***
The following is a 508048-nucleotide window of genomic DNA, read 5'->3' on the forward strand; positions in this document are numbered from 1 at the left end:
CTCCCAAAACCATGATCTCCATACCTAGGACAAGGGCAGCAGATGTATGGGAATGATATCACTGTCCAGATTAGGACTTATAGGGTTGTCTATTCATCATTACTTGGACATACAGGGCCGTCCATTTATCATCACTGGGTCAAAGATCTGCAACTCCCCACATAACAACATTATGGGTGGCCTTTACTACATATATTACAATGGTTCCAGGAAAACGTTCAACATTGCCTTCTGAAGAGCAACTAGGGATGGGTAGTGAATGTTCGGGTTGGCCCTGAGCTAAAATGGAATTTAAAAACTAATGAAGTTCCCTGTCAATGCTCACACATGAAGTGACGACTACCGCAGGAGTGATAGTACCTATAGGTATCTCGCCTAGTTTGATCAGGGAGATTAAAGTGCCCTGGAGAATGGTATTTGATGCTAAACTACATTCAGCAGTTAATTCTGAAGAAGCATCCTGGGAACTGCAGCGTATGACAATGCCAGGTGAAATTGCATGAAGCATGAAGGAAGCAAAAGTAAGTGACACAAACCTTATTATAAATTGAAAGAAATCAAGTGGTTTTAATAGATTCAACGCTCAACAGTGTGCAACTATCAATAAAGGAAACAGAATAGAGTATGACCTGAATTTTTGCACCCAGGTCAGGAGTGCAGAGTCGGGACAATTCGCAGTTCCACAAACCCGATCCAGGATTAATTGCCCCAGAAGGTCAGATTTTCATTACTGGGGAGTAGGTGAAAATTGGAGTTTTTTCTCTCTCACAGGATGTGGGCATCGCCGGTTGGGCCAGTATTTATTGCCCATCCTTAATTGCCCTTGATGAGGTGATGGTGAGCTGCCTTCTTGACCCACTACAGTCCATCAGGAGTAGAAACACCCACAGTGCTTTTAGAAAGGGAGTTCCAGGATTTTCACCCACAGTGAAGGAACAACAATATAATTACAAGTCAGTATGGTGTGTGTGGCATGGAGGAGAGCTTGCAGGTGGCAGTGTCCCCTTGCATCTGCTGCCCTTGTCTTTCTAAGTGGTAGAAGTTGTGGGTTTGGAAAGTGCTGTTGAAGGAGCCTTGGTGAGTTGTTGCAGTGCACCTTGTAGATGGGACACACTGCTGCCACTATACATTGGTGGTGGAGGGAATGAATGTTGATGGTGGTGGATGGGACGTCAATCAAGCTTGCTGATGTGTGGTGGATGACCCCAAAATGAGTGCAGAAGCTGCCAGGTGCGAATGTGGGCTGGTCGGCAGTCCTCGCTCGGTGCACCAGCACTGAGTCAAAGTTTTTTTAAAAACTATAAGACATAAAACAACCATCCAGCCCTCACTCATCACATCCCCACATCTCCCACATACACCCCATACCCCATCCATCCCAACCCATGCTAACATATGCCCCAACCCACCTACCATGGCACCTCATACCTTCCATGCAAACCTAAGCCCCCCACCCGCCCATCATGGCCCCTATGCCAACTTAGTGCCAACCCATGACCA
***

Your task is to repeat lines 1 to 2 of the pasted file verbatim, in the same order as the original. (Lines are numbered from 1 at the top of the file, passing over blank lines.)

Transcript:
The following is a 508048-nucleotide window of genomic DNA, read 5'->3' on the forward strand; positions in this document are numbered from 1 at the left end:
CTCCCAAAACCATGATCTCCATACCTAGGACAAGGGCAGCAGATGTATGGGAATGATATCACTGTCCAGATTAGGACTTATAGGGTTGTCTATTCATCATTACTTGGACATACAGGGCCGTCCATTTATCATCACTGGGTCAAAGATCTGCAACTCCCCACATAACAACATTATGGGTGGCCTTTACTACATATATTACAATGGTTCCAGGAAAACGTTCAACATTGCCTTCTGAAGAGCAACTAGGGATGGGTAGTGAATGTTCGGGTTGGCCCTGAGCTAAAATGGAATTTAAAAACTAATGAAGTTCCCTGTCAATGCTCACACATGAAGTGACGACTACCGCAGGAGTGATAGTACCTATAGGTATCTCGCCTAGTTTGATCAGGGAGATTAAAGTGCCCTGGAGAATGGTATTTGATGCTAAACTACATTCAGCAGTTAATTCTGAAGAAGCATCCTGGGAACTGCAGCGTATGACAATGCCAGGTGAAATTGCATGAAGCATGAAGGAAGCAAAAGTAAGTGACACAAACCTTATTATAAATTGAAAGAAATCAAGTGGTTTTAATAGATTCAACGCTCAACAGTGTGCAACTATCAATAAAGGAAACAGAATAGAGTATGACCTGAATTTTTGCACCCAGGTCAGGAGTGCAGAGTCGGGACAATTCGCAGTTCCACAAACCCGATCCAGGATTAATTGCCCCAGAAGGTCAGATTTTCATTACTGGGGAGTAGGTGAAAATTGGAGTTTTTTCTCTCTCACAGGATGTGGGCATCGCCGGTTGGGCCAGTATTTATTGCCCATCCTTAATTGCCCTTGATGAGGTGATGGTGAGCTGCCTTCTTGACCCACTACAGTCCATCAGGAGTAGAAACACCCACAGTGCTTTTAGAAAGGGAGTTCCAGGATTTTCACCCACAGTGAAGGAACAACAATATAATTACAAGTCAGTATGGTGTGTGTGGCATGGAGGAGAGCTTGCAGGTGGCAGTGTCCCCTTGCATCTGCTGCCCTTGTCTTTCTAAGTGGTAGAAGTTGTGGGTTTGGAAAGTGCTGTTGAAGGAGCCTTGGTGAGTTGTTGCAGTGCACCTTGTAGATGGGACACACTGCTGCCACTATACATTGGTGGTGGAGGGAATGAATGTTGATGGTGGTGGATGGGACGTCAATCAAGCTTGCTGATGTGTGGTGGATGACCCCAAAATGAGTGCAGAAGCTGCCAGGTGCGAATGTGGGCTGGTCGGCAGTCCTCGCTCGGTGCACCAGCACTGAGTCAAAGTTTTTTTAAAAACTATAAGACATAAAACAACCATCCAGCCCTCACTCATCACATCCCCACATCTCCCACATACACCCCATACCCCATCCATCCCAACCCATGCTAACATATGCCCCAACCCACCTACCATGGCACCTCATACCTTCCATGCAAACCTAAGCCCCCCACCCGCCCATCATGGCCCCTATGCCAACTTAGTGCCAACCCATGACCA